Beppe Marotta was blunt in his views about Bendtner: "Clearly he isn't the top player we wanted, but we needed reinforcements."
Sound familiar? That's basically the same thing Marotta said about Mirko Vučinić: "Vucinic is someone we like and his arrival wouldn’t block that of a top player."
What happened is Juve couldn't sign a quality forward during the summer transfer window, so they panicked and signed Bendtner on loan.
Here are five better forwards than Bendtner that Juve should look to sign during the January transfer window.
The problem with Bendtner is his refusal to put in the hard yards. He thinks he's George Best, and whilst the Dane isn't a hack, he doesn't have the natural talent to take such a nonchalant perspective to football. He hasn't developed a whole lot since his loan spell at Birmingham City, which tells you how much loafing he has done.
What he has enhanced is his ego, which rivals El Hadji Diouf in terms of conceitedness.
Sports psychologist Jacques Crevoisier revealed to Swedish magazine Offside (via espn.co.uk) what we all suspected of Bendtner:
One of the categories is called "self perceived competence," i.e. how good the player himself thinks he is. On a scale up to nine, Bendtner got 10! We have never seen that before. Pat Rice [Arsenal's then-assistant manager] was sitting next to me and couldn't stop laughing.
When Bendtner misses a chance, he is always genuinely convinced that it wasn't his fault. You might say that's a problem, and to a certain degree it can be. But you can also view it as this guy has a remarkable ability to come back after set-backs.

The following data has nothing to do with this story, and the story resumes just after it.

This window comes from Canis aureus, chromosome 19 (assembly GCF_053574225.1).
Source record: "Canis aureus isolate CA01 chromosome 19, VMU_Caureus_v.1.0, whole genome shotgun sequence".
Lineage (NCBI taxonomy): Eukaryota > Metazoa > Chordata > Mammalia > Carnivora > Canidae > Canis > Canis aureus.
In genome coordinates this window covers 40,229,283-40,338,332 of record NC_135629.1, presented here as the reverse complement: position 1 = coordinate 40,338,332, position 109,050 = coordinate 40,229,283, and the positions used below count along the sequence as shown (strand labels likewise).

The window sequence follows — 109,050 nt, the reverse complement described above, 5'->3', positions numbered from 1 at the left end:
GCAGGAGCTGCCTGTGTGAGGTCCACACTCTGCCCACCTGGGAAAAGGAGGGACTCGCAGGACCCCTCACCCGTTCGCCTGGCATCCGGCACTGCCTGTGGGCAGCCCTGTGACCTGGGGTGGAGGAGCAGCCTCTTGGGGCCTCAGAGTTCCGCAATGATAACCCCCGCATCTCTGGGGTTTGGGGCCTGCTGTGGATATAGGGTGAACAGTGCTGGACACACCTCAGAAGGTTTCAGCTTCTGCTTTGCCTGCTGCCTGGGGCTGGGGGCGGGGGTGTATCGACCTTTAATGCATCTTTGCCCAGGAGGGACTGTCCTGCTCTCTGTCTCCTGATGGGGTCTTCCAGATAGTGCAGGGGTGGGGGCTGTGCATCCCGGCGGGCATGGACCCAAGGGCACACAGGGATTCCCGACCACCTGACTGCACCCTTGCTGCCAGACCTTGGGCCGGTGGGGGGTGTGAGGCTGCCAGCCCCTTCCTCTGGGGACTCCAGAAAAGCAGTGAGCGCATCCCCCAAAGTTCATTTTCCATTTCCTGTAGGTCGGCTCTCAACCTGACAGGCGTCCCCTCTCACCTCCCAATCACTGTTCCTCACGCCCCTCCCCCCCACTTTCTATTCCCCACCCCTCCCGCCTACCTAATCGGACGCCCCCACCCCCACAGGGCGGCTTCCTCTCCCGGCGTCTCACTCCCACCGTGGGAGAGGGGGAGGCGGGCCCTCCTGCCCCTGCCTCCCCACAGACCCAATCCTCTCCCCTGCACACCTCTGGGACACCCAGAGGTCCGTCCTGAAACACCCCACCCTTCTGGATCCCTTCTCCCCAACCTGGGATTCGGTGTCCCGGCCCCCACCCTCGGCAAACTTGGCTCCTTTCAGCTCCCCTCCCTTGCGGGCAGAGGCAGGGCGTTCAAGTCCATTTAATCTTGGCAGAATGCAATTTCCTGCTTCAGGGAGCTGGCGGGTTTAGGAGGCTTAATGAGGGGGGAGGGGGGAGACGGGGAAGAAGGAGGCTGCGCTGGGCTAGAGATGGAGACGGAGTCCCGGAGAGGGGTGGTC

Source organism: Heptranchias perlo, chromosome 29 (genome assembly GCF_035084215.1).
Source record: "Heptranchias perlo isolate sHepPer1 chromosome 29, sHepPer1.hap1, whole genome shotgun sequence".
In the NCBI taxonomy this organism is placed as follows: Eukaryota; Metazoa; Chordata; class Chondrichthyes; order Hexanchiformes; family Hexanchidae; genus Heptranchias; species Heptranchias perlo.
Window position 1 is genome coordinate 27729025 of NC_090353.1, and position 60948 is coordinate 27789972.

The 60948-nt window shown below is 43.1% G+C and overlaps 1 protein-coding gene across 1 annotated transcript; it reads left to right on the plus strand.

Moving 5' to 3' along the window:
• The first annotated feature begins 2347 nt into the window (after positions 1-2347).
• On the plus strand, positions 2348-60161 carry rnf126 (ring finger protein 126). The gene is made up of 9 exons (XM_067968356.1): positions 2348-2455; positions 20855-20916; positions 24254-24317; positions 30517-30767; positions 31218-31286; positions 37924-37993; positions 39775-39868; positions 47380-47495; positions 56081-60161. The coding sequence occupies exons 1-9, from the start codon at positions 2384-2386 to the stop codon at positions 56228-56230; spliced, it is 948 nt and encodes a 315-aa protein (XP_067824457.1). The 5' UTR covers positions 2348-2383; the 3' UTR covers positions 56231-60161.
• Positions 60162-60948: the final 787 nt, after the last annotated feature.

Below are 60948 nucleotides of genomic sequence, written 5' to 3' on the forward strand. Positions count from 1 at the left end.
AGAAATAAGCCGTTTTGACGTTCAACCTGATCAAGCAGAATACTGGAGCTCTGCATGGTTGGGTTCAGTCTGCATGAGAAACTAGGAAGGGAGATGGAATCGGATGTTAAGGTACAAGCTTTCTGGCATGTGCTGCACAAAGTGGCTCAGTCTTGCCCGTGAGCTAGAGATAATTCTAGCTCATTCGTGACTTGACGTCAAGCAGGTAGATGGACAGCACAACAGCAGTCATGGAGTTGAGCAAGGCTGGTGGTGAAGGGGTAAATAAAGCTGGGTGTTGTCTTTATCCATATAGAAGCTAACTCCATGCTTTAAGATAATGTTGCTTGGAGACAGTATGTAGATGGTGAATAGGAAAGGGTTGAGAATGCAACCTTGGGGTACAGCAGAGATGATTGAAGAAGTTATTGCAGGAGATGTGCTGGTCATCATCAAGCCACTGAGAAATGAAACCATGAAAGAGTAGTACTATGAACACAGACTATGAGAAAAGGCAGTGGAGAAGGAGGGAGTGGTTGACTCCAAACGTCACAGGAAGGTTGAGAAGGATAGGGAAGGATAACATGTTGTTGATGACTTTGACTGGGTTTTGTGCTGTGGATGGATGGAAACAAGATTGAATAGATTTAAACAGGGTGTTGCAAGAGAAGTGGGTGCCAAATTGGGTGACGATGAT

Even when Bendtner has played consistent first-team football, his finishing isn't anything special. 7.6 shots per goal last season for Sunderland and 8.8 shots per goal in the 2009-10 season.
It's irrelevant if he started most of his games out wide for Arsenal because Stuttgart's Martin Harnik averaged 3.5 shots per goal from a wide right position last season.
If Álvaro Negredo didn't suffer a tear in his left muscle, he probably would've scored 20 goals last season, which would have been back-to-back seasons of 20+ goals.
In his last three games against Real Madrid, he has scored three times, so he doesn't shy away from the big games.
His only problem is penalties because he has a tendency to choke from 12 yards out.
What Roberto Soldado gives you is consistency.
Throughout his career at Real Madrid B, Osasuna, Getafe, Valencia and the Spanish youth teams, he has always scored.
Is he an upgrade from Mirko Vučinić, Alessandro Matri and Fabio Quagliarella? Yes.
Pierre-Emerick Aubameyang is a difference maker, he has that "it-factor" and he could become one of the best forwards in the world.
Last season, Aubameyang inspired Gabon at the 2012 African Cup of Nations and had some exceptional games for Saint-Étienne.
This season, he has scored three goals and provided an assist in four games.
All this talk of Juventus not being able to sign Fernando Llorente is misguided.
Bilbao are not in the power position, so if Llorente hasn't flip-flopped going into the January transfer window, the Basque club will look to sell him at a fee substantially lower than his release clause rather than let him leave on a Bosman.
He's an elite forward, who's a beast in the air and is fine with the ball at his feet.
Klaas-Jan Huntelaar can't dribble, he can't tackle, he isn't an exceptional passer, but he can prolifically poach goals like his compatriot Ruud van Nistelrooy.
Last season, Huntelaar accomplished something Van Nistelrooy never did—score 48 goals in a season.
With Huntelaar still refusing to extend his contract, which expires at the end of this season, Juventus could sign him at a cut-price in January.